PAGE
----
Big changes are afoot at the house of Walmart, with the discounter rolling out a number of new apparel brands in what observers say is a bid to woo shoppers from archrival Amazon.com, as well as traditional, more fashion-forward competitors such as Target, Kohl’s and Old Navy.
The low-cost brands feature selections for women, plus-size and kids. The new brands are Time and Tru in women’s apparel, replacing the DanskinNow label, along with Terra & Sky in plus-size fashions and Wonder Nation in children’s apparel. The new brands are replacing Faded Glory, White Stag and Just My Size. The Just My Size plus-size label, manufactured by Hanes, will continue to be available online. Walmart’s George label, which had been a big success at its Asda stores in the United Kingdom but received a lukewarm response stateside, is being refocused for men only.
The new brands were unveiled during a meeting last month at corporate headquarters in Bentonville, Ark., where a slideshow declared Walmart is “launching new brands, not labels,” and, “We will cover every aspect of fashion.”
According to a Bloomberg report, if the brands are successful they can help stave off Amazon.com, which is now the second-most-shopped apparel retailer, behind Walmart. At one time, apparel accounted for as much as 11% of Walmart’s total U.S. sales, but a fashion misstep of trying to become more fashion-forward — including running ads in Vogue — backfired badly. Walmart closed its Manhattan product development office as a result.
But Walmart has once again put apparel on the front burner. It has acquired Bonobos and ModCloth, and is seeking to become more trendy going forward, with about 10% of its apparel assortment being “trend right” and refreshed every three months. Another 40% of its offerings will be “fashion basics” that will last a season, while the remainder will be “basics” like tank tops that will be available year-round.
Walmart has consistently grown its online presence, currently offering more than 60 million items on its website, compared to 20 million in 2016. The company recently asked key vendors to offer it more grocery and general merchandise items with a price tag of at least $10 to make its online merchandising efforts more competitive and profitable against Amazon. Walmart is also further growing its online presence through acquisitions and partnerships.
Last November, Walmart announced it was teaming with Lord & Taylor, a 50-unit upscale department store operating in the Northeast and Midwest, that is a division of Canada’s Hudson’s Bay Company. This spring, Lord & Taylor will debut a branded flagship shop on Walmart.com and the Walmart app that will include apparel, shoes, accessories and jewelry. Lord & Taylor will own the inventory, which will be sent via free two-day shipping, and may fulfill some orders through Walmart’s dedicated eCommerce distribution centers.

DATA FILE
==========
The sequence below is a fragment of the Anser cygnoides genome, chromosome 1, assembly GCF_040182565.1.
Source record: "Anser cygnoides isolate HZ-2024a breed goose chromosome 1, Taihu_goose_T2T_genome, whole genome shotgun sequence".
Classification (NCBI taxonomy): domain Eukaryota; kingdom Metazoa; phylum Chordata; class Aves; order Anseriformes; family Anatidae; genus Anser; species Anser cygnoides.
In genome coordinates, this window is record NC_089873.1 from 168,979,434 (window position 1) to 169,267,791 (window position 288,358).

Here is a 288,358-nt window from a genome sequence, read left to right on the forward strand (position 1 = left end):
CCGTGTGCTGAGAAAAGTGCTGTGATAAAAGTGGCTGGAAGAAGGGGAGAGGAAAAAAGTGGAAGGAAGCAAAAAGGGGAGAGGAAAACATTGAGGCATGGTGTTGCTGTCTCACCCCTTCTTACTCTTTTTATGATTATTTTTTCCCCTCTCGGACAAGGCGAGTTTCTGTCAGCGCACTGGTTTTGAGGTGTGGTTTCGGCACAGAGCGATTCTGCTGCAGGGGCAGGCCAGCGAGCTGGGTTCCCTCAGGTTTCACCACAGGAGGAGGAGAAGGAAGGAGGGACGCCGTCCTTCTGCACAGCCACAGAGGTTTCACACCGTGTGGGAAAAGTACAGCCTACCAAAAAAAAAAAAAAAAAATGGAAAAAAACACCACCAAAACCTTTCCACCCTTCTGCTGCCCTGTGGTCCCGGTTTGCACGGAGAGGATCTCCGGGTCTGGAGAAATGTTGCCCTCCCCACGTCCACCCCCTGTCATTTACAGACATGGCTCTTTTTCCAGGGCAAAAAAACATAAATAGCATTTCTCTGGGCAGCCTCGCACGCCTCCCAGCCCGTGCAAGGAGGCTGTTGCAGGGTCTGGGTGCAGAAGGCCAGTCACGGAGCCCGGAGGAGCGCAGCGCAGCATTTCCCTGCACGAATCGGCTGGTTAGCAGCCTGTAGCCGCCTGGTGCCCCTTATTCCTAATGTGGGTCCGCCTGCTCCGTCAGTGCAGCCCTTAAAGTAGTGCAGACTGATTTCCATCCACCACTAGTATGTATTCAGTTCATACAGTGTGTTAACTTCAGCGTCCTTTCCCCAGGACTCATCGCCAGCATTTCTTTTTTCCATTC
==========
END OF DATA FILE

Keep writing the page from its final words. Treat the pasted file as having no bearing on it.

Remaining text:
“As retail continues to change, this flagship store creates enormous growth opportunities for Lord & Taylor and our brand partners,” said Liz Rodbell, president of New York-based Lord & Taylor. “Our customers trust us to deliver high-quality fashion apparel and accessories, and we will soon be able to extend the reach of that offering to new customers through this flagship store. Walmart.com is a shopping destination that reaches a wide base of customers looking for premium fashion brands. They are a great company for us to work with as we continue to grow our digital presence.”
Denise Incandela, head of fashion at Walmart U.S. eCommerce, and a former executive at both Ralph Lauren and Saks Fifth Avenue, said in November, “Our goal is to create a premium fashion destination on Walmart.com. We see customers on our site searching for higher-end items, and we are expanding our business online to focus on adding specialized and premium shopping experiences, starting with fashion. We’re excited that Lord & Taylor is part of the team we’re working with as we continue to create a new Walmart.com.”
Walmart is also seeking to reform perhaps the most iconic item of all American clothing items — denim blue jeans.
Blue jeans are made by a process developed in the early 1920s where natural indigo dye is applied to the fabric using harsh chemicals. The process requires using thousands of gallons of water to rinse the chemicals out of the clothing.
The Walmart Foundation, through the Walmart U.S. Manufacturing Innovation Fund, has supported a project at Texas Tech University where researchers are using a foam indigo dying technique on cotton fibers. According to Texas Tech, this method, which uses a frothy foam dye designed to penetrate the entire fiber, eliminates the use of harsh chemicals and reduces water and energy use by nearly 90%.
“This innovation could be a game changer for denim manufacturers by lowering costs and reducing environmental impacts,” Walmart noted on its website.